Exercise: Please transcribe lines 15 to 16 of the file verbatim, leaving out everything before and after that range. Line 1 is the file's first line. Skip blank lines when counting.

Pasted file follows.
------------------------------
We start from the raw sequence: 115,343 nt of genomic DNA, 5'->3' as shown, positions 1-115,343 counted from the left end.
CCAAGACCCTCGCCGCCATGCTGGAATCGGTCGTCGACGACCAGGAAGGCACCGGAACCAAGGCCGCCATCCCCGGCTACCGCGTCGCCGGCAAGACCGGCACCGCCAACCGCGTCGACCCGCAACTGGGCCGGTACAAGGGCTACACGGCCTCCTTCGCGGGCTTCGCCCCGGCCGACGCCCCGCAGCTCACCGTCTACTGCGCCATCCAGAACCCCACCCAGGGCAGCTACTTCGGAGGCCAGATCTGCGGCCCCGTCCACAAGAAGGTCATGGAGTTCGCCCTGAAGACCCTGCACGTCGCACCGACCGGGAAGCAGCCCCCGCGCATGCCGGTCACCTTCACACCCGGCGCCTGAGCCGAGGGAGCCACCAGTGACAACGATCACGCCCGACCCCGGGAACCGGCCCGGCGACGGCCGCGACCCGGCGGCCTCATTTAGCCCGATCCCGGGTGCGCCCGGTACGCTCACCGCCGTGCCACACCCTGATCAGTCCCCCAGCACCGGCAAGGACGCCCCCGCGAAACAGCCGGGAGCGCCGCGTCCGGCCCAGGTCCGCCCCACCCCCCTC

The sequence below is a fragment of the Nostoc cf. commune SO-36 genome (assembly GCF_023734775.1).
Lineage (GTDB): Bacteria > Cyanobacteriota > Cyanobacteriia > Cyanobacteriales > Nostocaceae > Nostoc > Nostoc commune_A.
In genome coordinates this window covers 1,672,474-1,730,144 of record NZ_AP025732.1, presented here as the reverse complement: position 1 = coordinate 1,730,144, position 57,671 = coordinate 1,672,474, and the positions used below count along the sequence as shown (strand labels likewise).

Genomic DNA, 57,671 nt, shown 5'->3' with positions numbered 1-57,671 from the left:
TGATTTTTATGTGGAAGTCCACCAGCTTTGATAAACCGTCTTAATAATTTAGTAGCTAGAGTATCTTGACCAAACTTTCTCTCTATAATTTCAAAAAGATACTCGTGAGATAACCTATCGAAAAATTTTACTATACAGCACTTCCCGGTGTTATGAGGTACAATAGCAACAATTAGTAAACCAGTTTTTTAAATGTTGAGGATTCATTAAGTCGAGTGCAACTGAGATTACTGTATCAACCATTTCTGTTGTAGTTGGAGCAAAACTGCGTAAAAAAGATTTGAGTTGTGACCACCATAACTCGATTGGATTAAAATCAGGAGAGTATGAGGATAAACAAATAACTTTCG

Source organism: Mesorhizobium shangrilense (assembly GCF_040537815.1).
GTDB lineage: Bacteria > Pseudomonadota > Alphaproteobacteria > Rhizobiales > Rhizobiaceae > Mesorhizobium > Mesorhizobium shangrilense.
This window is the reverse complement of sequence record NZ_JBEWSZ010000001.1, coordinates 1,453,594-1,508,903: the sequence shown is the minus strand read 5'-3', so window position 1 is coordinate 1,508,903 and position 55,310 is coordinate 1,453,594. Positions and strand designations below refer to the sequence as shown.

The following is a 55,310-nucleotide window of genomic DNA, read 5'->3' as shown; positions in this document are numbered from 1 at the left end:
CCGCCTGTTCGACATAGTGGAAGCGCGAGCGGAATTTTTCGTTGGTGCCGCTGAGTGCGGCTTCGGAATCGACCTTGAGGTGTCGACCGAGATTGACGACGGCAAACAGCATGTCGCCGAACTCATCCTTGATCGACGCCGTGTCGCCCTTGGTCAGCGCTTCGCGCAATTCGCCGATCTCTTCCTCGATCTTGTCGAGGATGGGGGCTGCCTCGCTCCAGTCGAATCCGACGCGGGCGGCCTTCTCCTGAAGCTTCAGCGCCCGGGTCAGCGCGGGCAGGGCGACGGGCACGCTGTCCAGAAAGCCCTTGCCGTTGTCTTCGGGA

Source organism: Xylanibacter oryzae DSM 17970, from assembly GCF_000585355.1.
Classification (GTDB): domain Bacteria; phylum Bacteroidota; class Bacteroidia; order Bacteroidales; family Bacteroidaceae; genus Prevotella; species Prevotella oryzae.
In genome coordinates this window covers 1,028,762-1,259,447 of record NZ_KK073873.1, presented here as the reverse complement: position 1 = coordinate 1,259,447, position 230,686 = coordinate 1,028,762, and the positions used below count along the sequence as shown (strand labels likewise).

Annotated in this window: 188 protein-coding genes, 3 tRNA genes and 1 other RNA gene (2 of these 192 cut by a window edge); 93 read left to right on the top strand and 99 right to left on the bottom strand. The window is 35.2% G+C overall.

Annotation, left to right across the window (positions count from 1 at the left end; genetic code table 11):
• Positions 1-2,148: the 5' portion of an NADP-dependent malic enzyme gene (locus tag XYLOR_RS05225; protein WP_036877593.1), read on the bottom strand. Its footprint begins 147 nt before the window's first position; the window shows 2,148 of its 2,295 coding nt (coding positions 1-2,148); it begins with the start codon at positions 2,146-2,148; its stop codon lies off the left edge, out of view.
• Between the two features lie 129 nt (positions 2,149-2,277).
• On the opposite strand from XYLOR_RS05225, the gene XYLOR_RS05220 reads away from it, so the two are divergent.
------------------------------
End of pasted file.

In genome coordinates this window covers 1,028,762-1,259,447 of record NZ_KK073873.1, presented here as the reverse complement: position 1 = coordinate 1,259,447, position 230,686 = coordinate 1,028,762, and the positions used below count along the sequence as shown (strand labels likewise).

Annotated in this window: 188 protein-coding genes, 3 tRNA genes and 1 other RNA gene (2 of these 192 cut by a window edge); 93 read left to right on the top strand and 99 right to left on the bottom strand. The window is 35.2% G+C overall.